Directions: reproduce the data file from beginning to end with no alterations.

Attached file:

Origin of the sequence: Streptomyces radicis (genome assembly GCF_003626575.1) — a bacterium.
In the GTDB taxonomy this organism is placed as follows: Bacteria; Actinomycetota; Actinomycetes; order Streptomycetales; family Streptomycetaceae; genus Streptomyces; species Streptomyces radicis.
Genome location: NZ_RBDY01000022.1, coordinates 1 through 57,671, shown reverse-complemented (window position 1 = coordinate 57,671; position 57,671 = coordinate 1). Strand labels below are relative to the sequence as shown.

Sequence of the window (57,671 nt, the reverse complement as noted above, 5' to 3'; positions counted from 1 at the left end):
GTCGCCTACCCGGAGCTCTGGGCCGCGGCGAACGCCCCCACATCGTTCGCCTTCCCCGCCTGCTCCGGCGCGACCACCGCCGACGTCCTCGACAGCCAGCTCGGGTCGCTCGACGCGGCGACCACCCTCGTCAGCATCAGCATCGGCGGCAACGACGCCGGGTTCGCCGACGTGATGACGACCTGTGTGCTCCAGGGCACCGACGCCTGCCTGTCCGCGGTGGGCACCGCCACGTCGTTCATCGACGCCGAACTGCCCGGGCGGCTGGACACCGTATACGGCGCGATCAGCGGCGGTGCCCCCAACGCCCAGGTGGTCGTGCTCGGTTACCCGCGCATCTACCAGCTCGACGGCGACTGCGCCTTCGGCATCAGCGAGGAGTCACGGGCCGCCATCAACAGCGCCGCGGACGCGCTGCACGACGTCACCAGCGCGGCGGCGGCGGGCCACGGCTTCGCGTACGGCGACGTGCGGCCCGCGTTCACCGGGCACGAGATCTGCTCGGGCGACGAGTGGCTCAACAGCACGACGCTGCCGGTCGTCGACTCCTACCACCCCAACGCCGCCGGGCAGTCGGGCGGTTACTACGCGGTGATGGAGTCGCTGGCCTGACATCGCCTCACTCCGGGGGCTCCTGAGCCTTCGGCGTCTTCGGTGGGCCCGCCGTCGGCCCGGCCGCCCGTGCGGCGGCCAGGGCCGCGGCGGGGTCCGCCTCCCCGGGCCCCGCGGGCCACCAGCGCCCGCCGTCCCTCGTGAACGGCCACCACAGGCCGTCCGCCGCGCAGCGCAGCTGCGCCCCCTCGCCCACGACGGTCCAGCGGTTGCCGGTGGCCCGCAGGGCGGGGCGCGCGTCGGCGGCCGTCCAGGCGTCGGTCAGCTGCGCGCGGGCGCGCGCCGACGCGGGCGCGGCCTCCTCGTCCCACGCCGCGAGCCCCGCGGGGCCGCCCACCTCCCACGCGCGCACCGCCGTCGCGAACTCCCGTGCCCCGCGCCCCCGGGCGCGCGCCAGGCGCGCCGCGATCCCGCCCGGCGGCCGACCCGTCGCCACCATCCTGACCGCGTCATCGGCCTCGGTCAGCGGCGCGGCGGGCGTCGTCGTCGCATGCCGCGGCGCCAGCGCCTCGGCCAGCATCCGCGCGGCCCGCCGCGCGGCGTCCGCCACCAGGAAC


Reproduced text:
Origin of the sequence: Streptomyces radicis (genome assembly GCF_003626575.1) — a bacterium.
In the GTDB taxonomy this organism is placed as follows: Bacteria; Actinomycetota; Actinomycetes; order Streptomycetales; family Streptomycetaceae; genus Streptomyces; species Streptomyces radicis.
Genome location: NZ_RBDY01000022.1, coordinates 1 through 57,671, shown reverse-complemented (window position 1 = coordinate 57,671; position 57,671 = coordinate 1). Strand labels below are relative to the sequence as shown.

Sequence of the window (57,671 nt, the reverse complement as noted above, 5' to 3'; positions counted from 1 at the left end):
GTCGCCTACCCGGAGCTCTGGGCCGCGGCGAACGCCCCCACATCGTTCGCCTTCCCCGCCTGCTCCGGCGCGACCACCGCCGACGTCCTCGACAGCCAGCTCGGGTCGCTCGACGCGGCGACCACCCTCGTCAGCATCAGCATCGGCGGCAACGACGCCGGGTTCGCCGACGTGATGACGACCTGTGTGCTCCAGGGCACCGACGCCTGCCTGTCCGCGGTGGGCACCGCCACGTCGTTCATCGACGCCGAACTGCCCGGGCGGCTGGACACCGTATACGGCGCGATCAGCGGCGGTGCCCCCAACGCCCAGGTGGTCGTGCTCGGTTACCCGCGCATCTACCAGCTCGACGGCGACTGCGCCTTCGGCATCAGCGAGGAGTCACGGGCCGCCATCAACAGCGCCGCGGACGCGCTGCACGACGTCACCAGCGCGGCGGCGGCGGGCCACGGCTTCGCGTACGGCGACGTGCGGCCCGCGTTCACCGGGCACGAGATCTGCTCGGGCGACGAGTGGCTCAACAGCACGACGCTGCCGGTCGTCGACTCCTACCACCCCAACGCCGCCGGGCAGTCGGGCGGTTACTACGCGGTGATGGAGTCGCTGGCCTGACATCGCCTCACTCCGGGGGCTCCTGAGCCTTCGGCGTCTTCGGTGGGCCCGCCGTCGGCCCGGCCGCCCGTGCGGCGGCCAGGGCCGCGGCGGGGTCCGCCTCCCCGGGCCCCGCGGGCCACCAGCGCCCGCCGTCCCTCGTGAACGGCCACCACAGGCCGTCCGCCGCGCAGCGCAGCTGCGCCCCCTCGCCCACGACGGTCCAGCGGTTGCCGGTGGCCCGCAGGGCGGGGCGCGCGTCGGCGGCCGTCCAGGCGTCGGTCAGCTGCGCGCGGGCGCGCGCCGACGCGGGCGCGGCCTCCTCGTCCCACGCCGCGAGCCCCGCGGGGCCGCCCACCTCCCACGCGCGCACCGCCGTCGCGAACTCCCGTGCCCCGCGCCCCCGGGCGCGCGCCAGGCGCGCCGCGATCCCGCCCGGCGGCCGACCCGTCGCCACCATCCTGACCGCGTCATCGGCCTCGGTCAGCGGCGCGGCGGGCGTCGTCGTCGCATGCCGCGGCGCCAGCGCCTCGGCCAGCATCCGCGCGGCCCGCCGCGCGGCGTCCGCCACCAGGAAC